Mr. Whitaker also faced new questions on Tuesday about donations to his unsuccessful 2014 campaign for a United States Senate seat in Iowa. Mr. Whitaker’s campaign committee received four donations totaling $8,800 this year, a few months after he joined the Justice Department, records show.
Executive branch officials are generally prohibited by a federal law, the Hatch Act, from knowingly soliciting or accepting campaign donations….
“I don’t see Matt Whitaker ever playing the role of anybody’s bag man or errand boy,” Mr. Gustoff said. He said that Mr. Whitaker “might possibly” know the identities of FACT’s donors, but added that Mr. Whitaker “would do what he thinks is right regardless of whether somebody funded an activity he was involved in or not.”
The Senate Ethics Committee said Thursday that Sen. Robert Menendez (D-N.J.), who avoided conviction in a federal corruption trial last year, violated federal law and Senate rules in accepting unreported gifts from a friend and political ally whom Menendez used his office to assist.
In a four-page “letter of admonition,” the six members of the panel ordered Menendez to pay back the gifts he received from Salomon Melgen, a Florida eye doctor, and said that he is “hereby severely admonished.”
“Your assistance to Dr. Melgen under these circumstances demonstrated poor judgment, and it risked undermining the public’s confidence in the Senate,” the letter reads. “As such, your actions reflected discredit upon the Senate.”
The Ethics Committee findings complete a winding, six-year saga that saw Menendez accused of corrupt dealings to benefit a political donor, Melgen, only to see his prosecution end in a mistrial last November after 10 weeks in court.
After the mistrial, most jurors told reporters that they believed Menendez had not committed the crimes that federal prosecutors alleged and a grand jury had charged him with. On Jan. 31, a judge dismissed all charges against Menendez after prosecutors decided not to pursue a second trial.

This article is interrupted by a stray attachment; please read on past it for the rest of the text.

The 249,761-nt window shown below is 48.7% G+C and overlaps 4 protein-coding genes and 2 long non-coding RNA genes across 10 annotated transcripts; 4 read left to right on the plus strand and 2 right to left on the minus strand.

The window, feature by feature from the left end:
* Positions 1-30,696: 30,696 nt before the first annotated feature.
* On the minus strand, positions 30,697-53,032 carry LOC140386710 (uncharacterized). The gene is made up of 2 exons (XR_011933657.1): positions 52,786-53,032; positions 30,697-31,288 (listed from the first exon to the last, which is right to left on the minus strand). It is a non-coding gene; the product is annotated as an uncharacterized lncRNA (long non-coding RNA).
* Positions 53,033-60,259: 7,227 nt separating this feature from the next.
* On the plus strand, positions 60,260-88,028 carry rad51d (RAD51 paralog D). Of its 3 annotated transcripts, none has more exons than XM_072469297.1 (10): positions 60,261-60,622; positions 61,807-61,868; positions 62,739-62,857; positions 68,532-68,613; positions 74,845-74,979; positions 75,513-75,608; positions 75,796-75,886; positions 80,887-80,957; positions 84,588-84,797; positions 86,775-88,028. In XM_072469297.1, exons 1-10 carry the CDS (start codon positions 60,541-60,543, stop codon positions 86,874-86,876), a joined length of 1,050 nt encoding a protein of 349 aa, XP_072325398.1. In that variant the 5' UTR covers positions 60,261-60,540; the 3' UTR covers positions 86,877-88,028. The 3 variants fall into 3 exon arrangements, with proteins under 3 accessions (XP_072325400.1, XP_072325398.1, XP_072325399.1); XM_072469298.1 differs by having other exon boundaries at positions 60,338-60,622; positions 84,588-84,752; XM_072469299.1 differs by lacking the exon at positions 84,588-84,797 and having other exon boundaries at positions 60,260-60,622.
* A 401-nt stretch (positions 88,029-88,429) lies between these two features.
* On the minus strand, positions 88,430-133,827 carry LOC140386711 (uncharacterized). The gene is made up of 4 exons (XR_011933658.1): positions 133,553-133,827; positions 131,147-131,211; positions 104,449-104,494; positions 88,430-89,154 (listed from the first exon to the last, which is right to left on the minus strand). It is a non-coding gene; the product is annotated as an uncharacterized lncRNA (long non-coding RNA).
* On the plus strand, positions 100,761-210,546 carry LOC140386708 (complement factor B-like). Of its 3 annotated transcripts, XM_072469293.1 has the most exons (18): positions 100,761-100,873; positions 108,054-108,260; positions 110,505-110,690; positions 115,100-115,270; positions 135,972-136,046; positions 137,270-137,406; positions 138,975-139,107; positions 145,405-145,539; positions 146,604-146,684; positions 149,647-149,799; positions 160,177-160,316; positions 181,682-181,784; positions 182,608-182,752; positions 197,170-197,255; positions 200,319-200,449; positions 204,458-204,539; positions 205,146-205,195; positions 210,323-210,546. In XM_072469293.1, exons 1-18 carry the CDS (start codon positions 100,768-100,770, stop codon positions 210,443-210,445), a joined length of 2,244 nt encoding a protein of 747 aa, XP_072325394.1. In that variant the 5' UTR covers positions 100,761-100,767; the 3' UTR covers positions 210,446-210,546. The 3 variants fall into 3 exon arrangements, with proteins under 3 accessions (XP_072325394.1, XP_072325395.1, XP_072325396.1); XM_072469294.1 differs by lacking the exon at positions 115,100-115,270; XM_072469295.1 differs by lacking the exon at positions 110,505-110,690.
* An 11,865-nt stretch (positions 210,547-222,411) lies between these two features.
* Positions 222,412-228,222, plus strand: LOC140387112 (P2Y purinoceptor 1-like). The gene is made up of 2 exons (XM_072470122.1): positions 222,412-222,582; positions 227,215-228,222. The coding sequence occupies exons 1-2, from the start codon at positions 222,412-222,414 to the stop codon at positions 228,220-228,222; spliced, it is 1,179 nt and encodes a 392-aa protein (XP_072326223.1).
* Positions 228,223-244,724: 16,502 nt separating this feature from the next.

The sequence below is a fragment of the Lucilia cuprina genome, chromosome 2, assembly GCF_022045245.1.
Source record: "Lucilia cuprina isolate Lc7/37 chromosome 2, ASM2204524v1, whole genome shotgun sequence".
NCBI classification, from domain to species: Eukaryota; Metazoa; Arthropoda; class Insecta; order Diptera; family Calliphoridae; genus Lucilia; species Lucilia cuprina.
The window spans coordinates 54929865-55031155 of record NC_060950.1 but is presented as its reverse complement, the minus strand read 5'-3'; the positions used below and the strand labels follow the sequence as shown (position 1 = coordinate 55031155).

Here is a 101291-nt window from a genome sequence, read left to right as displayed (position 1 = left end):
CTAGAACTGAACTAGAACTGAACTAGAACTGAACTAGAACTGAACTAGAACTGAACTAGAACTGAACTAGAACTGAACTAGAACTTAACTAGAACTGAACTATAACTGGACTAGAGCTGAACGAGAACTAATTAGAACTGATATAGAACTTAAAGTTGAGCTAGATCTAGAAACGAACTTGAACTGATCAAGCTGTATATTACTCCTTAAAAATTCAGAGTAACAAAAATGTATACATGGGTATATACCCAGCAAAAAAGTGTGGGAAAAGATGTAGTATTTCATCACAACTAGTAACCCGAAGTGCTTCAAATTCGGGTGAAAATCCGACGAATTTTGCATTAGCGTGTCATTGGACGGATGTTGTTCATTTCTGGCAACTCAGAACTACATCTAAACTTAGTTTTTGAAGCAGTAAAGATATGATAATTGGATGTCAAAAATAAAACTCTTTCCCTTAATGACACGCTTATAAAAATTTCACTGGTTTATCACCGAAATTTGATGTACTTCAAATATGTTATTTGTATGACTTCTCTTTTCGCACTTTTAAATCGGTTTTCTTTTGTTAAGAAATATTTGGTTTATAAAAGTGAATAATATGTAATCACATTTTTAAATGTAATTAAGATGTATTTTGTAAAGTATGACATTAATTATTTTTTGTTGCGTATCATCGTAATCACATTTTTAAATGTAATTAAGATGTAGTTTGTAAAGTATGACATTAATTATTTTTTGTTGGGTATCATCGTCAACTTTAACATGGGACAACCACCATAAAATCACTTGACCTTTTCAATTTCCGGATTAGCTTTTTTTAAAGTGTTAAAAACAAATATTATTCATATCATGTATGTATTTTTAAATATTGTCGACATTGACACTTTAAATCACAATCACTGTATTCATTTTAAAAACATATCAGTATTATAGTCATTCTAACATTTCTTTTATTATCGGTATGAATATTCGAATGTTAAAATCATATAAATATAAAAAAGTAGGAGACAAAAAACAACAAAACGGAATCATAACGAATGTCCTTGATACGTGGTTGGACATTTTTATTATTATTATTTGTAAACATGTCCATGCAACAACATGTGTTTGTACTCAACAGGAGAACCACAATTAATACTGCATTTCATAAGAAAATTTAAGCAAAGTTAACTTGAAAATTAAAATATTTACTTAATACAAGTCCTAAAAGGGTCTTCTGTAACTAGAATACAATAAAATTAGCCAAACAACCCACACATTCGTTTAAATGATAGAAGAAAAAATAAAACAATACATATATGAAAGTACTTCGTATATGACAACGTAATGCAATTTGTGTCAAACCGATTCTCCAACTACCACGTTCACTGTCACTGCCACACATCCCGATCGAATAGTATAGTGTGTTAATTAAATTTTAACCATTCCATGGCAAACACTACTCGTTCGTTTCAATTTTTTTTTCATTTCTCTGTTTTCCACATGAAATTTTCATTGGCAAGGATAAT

Order and opinion in Tschida v. Mangan.
The U.S. Postal Service engaged in widespread violations of federal law by pressuring managers to approve letter carriers’ taking time off last fall to campaign for Hillary Clinton and other union-backed Democrats, investigators said Wednesday.
High-level postal officials had for years granted employees’ requests for unpaid leave, leading last year to an “institutional bias” in favor of Clinton and other Democrats endorsed by the National Association of Letter Carriers, one of the largest postal unions. The Postal Service’s Office of Special Counsel and inspector general found that the agency violated the Hatch Act, which restricts federal employees from working for or against a political candidate or party during election season.
n an interview, Shaub said he was not leaving under pressure, adding that no one in the White House or the administration pushed him to leave. But the ethics chief said he felt that he had reached the limit of what he could achieve in this administration, within the current ethics framework.
“It’s clear that there isn’t more I could accomplish,” he said.Shaub is set to take a new job as senior director of ethics at the Campaign Legal Center, a nonprofit legal advocacy group founded by Trevor Potter, who served as a Republican appointee to the Federal Election Commission. Shaub said he hopes to find bipartisan solutions to strengthening government ethics programs at the federal and state levels.